Wine Group Lesson 9 – Rhone, Languedoc and Provence

Posted by on April 5, 2011
Our Third and Final Lesson in France

The Everyday Guide to Wine says:

Despite the fame of Bordeaux and Burgundy (and the infamy of Champagne), the most notable French wines in the ancient world actually came from the Rhône Valley.

Wines for this lesson include: a Viognier, a Northern Rhône wine, a Côtes du Rhône, a Châteauneuf-du-Pape, a Tavel or Provence rosé and a red wine from Languedoc-Roussillon.

For this lesson we have added “nose training” with Le Nez du Vin. It’s all about the nose.  Without it, everything would be sweet, sour, bitter or salty. Most of our tasting is olfactory, meaning our nose fills in the sensations of taste, adding everything the tongue can’t.

We blind-sniffed 6 essences which were to be present in our wines of the evening and tried to identify them. It was soooo hard. Once we were told what the smell should be our brains were like – “Oh yeah, I can smell that now,” but without knowing, is was quite telling to see that our noses really didn’t know much at all. Well, there were a few smart sniffers but most of us….

Here’s our wines:

2009 Domaine des Salices, Voignier ($12.99). It smelled fruity like peaches and grapefruit and was low acid but was not sweet – it was well balanced. It had a somewhat thick feeling on the tongue – not like full cream but maybe like 2%. It was very good after eating a bite of blue cheese.

2006 E. Guigal, Crozes-Hermitage, Syrah ($24.95). It smelled of black pepper (one of our nose training scents) and perhaps a bit of smokiness. It had low acid with light tannins and was fairly dry. It had a long finish and was excellent paired with a bite of raspberry chocolate.

2008 Saint-Esprit, Côtes du Rhône, 90% Syrah, 10% Grenache ($12.99). This wine had hints of cherry and vanilla aromas. It had low acid with light tannins and was a bit dry. It had a medium body and was quite warming.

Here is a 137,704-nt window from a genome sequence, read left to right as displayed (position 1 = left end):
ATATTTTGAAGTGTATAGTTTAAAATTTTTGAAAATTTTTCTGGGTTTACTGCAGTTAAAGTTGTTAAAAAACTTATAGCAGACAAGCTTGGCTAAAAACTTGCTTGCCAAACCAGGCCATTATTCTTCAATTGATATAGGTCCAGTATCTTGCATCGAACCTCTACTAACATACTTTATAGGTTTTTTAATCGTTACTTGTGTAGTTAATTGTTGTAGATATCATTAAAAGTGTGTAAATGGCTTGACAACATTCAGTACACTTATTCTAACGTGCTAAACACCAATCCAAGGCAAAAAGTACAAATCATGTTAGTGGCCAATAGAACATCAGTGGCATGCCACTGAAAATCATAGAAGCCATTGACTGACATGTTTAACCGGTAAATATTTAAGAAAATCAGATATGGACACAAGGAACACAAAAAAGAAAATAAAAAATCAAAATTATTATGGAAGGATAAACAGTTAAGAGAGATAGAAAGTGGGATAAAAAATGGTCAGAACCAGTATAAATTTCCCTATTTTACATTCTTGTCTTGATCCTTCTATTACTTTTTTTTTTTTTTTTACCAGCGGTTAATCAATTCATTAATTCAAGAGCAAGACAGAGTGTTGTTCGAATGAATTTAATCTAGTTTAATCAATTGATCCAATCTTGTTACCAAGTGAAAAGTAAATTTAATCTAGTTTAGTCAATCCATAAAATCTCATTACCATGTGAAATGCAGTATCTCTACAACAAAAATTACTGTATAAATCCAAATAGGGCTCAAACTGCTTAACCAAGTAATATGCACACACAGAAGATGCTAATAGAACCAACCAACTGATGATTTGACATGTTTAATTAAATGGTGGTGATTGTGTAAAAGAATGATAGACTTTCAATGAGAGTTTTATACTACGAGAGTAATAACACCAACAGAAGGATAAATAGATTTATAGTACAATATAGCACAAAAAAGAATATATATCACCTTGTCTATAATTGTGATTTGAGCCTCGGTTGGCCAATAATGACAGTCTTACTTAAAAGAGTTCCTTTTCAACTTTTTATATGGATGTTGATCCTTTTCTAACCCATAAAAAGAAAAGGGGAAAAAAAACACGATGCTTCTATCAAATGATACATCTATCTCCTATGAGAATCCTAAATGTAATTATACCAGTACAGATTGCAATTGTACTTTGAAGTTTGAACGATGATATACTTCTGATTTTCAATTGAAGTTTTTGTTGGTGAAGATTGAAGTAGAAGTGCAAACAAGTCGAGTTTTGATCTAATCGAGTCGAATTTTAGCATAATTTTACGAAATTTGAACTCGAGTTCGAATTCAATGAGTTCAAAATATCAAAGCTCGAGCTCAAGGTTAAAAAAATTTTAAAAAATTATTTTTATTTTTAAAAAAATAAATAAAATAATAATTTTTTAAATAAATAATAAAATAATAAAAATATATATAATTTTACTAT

Châteauneuf-du-Pape Red

#1 for the night

2005 E. Guigal, Châteauneuf-du-Pape, 80% old Grenache, 10% Syrah, 5% Mourvèdre, 5% others ($51.99). This wine smelled light and lovely with a hint of cherry and other red fruits. It was low acid and had very strong but fine tannins. Medium body. Tasted best by itself. No food needed to improve the flavor.

2009 Chateau Routes, Rosé, 55% Cinsault, 23% Syrah, 14% Grenache, 8% Cabernet Sauvignon ($12.99). This was our first rosé so we were all excited to try it especially after watching our lesson and hearing that it would smell like berry, melon, and lavender. Unfortunately, our bottle did not smell like that at all. Perhaps we had a bad bottle. It smelled like very strong yeast which I first interpreted to be “barfy” smelling or “stinky feet” smelling. It was a bit off-putting. But once the bottle breathed a bit we persevered and gave her taste. It was a dry wine with a light—yet slightly buttery—body with a long finish.

2008 Le Grand Noir GSM, Grenache, Syrah, Mourvèdre ($9.99). This wine smelled of dark fruits, was slightly high in acid, and had a light body.

Next lesson we move on to Northern Italy. Cheers!

2 Responses to Wine Group Lesson 9 – Rhone, Languedoc and Provence

  1. deborah colman

    i could write a french antique and design column for savvy nomad. also about great small french hotels. what do you think?